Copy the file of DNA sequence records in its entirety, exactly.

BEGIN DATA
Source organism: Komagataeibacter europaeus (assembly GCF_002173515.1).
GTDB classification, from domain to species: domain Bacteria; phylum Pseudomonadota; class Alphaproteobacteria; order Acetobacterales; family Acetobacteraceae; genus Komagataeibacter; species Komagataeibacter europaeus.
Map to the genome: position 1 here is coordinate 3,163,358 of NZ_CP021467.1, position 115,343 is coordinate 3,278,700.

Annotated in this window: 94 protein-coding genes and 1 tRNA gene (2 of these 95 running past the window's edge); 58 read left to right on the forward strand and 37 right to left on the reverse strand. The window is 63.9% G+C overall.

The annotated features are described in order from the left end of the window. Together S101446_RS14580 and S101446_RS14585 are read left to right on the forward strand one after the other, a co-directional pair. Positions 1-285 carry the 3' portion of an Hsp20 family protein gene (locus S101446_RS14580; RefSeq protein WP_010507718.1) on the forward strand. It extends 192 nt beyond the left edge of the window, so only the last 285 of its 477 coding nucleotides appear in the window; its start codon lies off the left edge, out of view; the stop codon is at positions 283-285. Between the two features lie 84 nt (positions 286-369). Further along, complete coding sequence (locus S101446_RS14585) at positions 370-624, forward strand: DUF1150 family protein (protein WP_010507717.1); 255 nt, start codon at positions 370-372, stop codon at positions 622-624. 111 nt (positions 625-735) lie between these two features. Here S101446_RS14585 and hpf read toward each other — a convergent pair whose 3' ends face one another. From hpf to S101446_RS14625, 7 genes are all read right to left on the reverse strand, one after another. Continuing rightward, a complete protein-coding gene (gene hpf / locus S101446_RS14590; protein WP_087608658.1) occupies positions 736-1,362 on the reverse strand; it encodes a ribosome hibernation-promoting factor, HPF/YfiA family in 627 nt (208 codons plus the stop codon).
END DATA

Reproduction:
Source organism: Komagataeibacter europaeus (assembly GCF_002173515.1).
GTDB classification, from domain to species: domain Bacteria; phylum Pseudomonadota; class Alphaproteobacteria; order Acetobacterales; family Acetobacteraceae; genus Komagataeibacter; species Komagataeibacter europaeus.
Map to the genome: position 1 here is coordinate 3,163,358 of NZ_CP021467.1, position 115,343 is coordinate 3,278,700.

Annotated in this window: 94 protein-coding genes and 1 tRNA gene (2 of these 95 running past the window's edge); 58 read left to right on the forward strand and 37 right to left on the reverse strand. The window is 63.9% G+C overall.

The annotated features are described in order from the left end of the window. Together S101446_RS14580 and S101446_RS14585 are read left to right on the forward strand one after the other, a co-directional pair. Positions 1-285 carry the 3' portion of an Hsp20 family protein gene (locus S101446_RS14580; RefSeq protein WP_010507718.1) on the forward strand. It extends 192 nt beyond the left edge of the window, so only the last 285 of its 477 coding nucleotides appear in the window; its start codon lies off the left edge, out of view; the stop codon is at positions 283-285. Between the two features lie 84 nt (positions 286-369). Further along, complete coding sequence (locus S101446_RS14585) at positions 370-624, forward strand: DUF1150 family protein (protein WP_010507717.1); 255 nt, start codon at positions 370-372, stop codon at positions 622-624. 111 nt (positions 625-735) lie between these two features. Here S101446_RS14585 and hpf read toward each other — a convergent pair whose 3' ends face one another. From hpf to S101446_RS14625, 7 genes are all read right to left on the reverse strand, one after another. Continuing rightward, a complete protein-coding gene (gene hpf / locus S101446_RS14590; protein WP_087608658.1) occupies positions 736-1,362 on the reverse strand; it encodes a ribosome hibernation-promoting factor, HPF/YfiA family in 627 nt (208 codons plus the stop codon).